Motsetserepa’s top-tier talent

• Says he started music before comedy • Credits his mother with helping him along

Motsetserepa’s top-tier talent

He is known for treating his followers to much hilarity. The self-styled comedian is a jack of all ‘traits’ when it comes to creativity. He is an actor, a comedian and a decorated artist. Recently, he dropped an album with hit songs such as “Tinto” and “How it Feels.”

Today he is known by many even beyond Botswana’s borders. Bofelo William Molebatsi, who is also known as William Last KRM, remains the most followed talent with over 2 million followers on Facebook.

Speaking to Executive Life this week, Molebatsi who identifies himself as an entertainer and a father, said he has never gone to varsity. He just completed his Form 5 and his talent has been opening doors for him. The young comedian stepped into the limelight in 2017 and has since been making strides and a name for himself.

Asked when he discovered his talent, he answered: “When I was in junior secondary school, I was in the school drama club. I've always loved acting. So when it came to comedy, it was much easier because drama gave me more confidence. I started doing comedy in May 2017 when I was living with both my parents and my little sister in Mochudi.

“By then the only bookings I could get were the ones that I had to beg for. So I could grow my crowd and the gigs that were there were in Gaborone. So it was really hard most of the time for me to make it to the shows due to transport money and staff. I had to perform for free in a number of big stand-up shows just so I could make my mark. And I made a mark!”

While he say he is no stranger to fame, he is learned to embrace every level of growth and being noticed from time to time by strangers. “Being well known is something I've always been used to,” he said. “In my senior secondary school years, I was always known as that guy who was always winning the Best Actor award in drama competitions. But being well known countrywide is something else.”  

It is no doubt that when it comes to entertaining people, Motsetserepa is in a league of his own, especially with his naturally comical facial features.  He is the one person who cracks ribs without trying too hard.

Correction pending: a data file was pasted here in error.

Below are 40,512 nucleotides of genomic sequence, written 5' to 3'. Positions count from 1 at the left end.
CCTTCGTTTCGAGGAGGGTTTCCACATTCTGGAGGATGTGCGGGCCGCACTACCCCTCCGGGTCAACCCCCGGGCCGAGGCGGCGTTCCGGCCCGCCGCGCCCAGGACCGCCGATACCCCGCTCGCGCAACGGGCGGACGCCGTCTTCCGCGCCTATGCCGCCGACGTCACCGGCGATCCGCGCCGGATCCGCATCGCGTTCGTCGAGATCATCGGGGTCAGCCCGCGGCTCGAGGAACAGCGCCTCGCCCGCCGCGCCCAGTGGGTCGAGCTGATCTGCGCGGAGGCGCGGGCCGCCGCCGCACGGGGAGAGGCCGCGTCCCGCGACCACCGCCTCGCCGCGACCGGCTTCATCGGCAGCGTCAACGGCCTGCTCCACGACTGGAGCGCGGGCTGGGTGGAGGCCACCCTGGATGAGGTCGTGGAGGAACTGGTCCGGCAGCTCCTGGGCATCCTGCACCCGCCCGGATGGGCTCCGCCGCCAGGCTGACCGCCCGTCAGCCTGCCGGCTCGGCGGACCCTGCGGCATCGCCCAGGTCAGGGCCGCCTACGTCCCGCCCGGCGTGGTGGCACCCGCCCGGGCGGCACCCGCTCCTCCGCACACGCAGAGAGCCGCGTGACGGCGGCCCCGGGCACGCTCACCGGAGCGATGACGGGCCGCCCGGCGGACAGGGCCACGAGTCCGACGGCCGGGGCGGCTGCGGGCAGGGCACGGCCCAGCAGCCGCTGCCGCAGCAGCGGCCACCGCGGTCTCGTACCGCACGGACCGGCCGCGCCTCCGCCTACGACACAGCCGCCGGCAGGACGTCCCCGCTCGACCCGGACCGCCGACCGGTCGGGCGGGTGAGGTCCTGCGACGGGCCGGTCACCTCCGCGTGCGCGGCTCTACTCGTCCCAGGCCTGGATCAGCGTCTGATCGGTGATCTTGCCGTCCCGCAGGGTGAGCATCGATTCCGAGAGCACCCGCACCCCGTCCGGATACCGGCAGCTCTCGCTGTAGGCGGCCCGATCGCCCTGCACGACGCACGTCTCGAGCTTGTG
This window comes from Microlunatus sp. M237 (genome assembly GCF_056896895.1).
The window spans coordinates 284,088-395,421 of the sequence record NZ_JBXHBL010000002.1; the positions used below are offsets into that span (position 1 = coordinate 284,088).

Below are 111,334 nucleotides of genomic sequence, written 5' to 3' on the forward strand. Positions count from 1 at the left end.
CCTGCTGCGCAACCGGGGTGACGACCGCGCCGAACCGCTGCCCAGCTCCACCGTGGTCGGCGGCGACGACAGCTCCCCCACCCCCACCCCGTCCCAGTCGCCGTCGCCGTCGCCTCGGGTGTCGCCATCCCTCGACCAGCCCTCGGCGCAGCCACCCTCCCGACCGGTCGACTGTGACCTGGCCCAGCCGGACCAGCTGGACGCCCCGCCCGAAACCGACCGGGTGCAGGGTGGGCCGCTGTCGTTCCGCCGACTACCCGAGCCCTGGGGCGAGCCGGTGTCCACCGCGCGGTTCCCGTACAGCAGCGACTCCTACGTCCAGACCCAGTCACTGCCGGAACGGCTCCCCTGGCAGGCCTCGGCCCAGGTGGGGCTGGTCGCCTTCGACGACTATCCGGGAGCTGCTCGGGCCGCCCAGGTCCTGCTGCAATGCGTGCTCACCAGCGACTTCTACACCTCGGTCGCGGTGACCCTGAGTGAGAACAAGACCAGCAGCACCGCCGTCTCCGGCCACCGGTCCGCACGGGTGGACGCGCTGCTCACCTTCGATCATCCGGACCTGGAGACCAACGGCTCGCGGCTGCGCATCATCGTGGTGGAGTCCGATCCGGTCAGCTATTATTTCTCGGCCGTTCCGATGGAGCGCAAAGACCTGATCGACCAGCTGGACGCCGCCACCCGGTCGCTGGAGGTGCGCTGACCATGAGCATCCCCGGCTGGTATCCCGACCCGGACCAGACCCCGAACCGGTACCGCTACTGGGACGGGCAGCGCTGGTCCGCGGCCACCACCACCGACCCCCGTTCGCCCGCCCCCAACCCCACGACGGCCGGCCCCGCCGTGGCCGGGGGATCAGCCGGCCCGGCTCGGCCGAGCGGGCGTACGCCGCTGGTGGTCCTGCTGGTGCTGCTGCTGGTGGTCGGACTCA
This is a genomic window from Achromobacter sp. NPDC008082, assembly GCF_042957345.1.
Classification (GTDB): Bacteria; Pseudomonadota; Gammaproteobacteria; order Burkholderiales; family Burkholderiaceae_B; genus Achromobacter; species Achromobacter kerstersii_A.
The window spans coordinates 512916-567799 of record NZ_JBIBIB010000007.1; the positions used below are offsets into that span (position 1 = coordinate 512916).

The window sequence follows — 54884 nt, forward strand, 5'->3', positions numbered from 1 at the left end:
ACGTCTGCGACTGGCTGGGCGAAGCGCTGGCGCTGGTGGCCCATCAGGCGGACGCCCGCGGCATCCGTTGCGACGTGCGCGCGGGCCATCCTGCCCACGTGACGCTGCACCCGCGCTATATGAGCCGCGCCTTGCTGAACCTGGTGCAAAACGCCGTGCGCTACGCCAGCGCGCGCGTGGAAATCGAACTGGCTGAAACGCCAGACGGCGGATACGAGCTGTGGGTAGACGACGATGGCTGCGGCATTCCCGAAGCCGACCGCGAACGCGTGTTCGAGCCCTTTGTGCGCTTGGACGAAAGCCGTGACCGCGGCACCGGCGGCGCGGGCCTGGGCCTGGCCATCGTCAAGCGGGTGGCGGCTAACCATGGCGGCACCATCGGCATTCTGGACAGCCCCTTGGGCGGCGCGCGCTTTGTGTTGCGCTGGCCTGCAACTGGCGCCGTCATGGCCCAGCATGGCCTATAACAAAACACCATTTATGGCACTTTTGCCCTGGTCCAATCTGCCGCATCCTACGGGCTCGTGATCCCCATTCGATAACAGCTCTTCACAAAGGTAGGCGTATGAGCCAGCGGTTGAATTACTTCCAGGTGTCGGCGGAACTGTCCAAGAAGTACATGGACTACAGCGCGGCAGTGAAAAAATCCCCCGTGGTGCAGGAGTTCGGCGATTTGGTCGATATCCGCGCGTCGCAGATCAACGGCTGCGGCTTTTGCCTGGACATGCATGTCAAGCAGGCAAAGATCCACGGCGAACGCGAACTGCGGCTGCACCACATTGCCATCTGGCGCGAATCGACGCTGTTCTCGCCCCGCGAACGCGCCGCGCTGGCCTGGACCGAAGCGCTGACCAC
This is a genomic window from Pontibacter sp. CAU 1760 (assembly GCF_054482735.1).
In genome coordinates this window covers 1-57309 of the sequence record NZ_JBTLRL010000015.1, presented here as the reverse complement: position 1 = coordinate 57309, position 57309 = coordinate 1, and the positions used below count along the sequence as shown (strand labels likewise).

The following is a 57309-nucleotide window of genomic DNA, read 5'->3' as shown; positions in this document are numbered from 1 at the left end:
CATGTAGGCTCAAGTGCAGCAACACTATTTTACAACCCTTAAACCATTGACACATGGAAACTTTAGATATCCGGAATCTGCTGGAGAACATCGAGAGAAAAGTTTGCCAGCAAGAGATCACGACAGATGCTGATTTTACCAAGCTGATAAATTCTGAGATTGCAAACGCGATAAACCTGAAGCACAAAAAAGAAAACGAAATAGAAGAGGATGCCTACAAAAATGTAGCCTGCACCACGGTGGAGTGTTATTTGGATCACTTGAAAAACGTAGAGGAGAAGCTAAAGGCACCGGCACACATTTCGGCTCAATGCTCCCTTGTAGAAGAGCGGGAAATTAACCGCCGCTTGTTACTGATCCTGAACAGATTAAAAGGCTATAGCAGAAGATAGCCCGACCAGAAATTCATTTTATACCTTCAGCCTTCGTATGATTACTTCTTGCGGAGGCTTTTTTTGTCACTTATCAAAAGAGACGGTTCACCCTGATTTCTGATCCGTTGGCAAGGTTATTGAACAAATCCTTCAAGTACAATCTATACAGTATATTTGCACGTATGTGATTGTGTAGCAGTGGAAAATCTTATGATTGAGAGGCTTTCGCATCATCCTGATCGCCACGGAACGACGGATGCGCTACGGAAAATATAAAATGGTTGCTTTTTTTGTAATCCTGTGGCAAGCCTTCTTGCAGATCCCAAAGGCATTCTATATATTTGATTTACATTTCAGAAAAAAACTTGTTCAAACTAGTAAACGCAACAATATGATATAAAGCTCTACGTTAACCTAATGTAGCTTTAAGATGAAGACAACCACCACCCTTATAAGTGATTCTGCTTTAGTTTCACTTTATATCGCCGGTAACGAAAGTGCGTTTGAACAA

“I guess I am popular because I am always original,” he said. “I am always authentic in whatever I do. I believe for someone to make an impact, they need to be original. I think that's what people like about me.”  

Working with huge corporate brands helped him package himself professionally. But he had to learn to tone down and eliminate vulgarity.

When Motsetserepa dropped his album, the songs on it wowed many because of his sheer talent in another medium. It was one of the albums that set tongues wagging. The hit song “Tinto,” scored more than two million views on You Tube while “How it Feels,” featured singer and songwriter Dato Seiko, garnered more than 700 000 views.

“Believe it or not, I started making music before comedy,” he said. “When I was doing Standard 4, I used to write songs. I've always loved music. It heals me. My 'William' album, which I released on 26 November 2020, was mainly about my background and what I was going through while making it. The people really loved the album because it showed them the other side of me that they didn’t know before. The album is doing well but I believe it would've been doing way better if it wasn't for COVID-19.”

Like many other artists who are trying to make a name for themselves in the entertainment industry, it took blood, sweat and tears for Motsetserepa to be where he is now. The one thing that enabled his journey was patience. “The challenges I've had during my journey of growth were mostly financial issues,” he explained. “There's been a couple of productions I would have loved to film and direct, but couldn’t because of financial problems that almost made me quit. But the lessons learnt were that for you to get where you want to be, you have to struggle and it takes time. COVID-19 actually helped me generate more content during the first Botswana lockdown.”

He credits his mother for her support. “Even though she doesn't know the industry, she helped me a great deal along the way. I even managed to get my followers to two million. As soon as I started getting gigs and making some money, I started helping my mother.”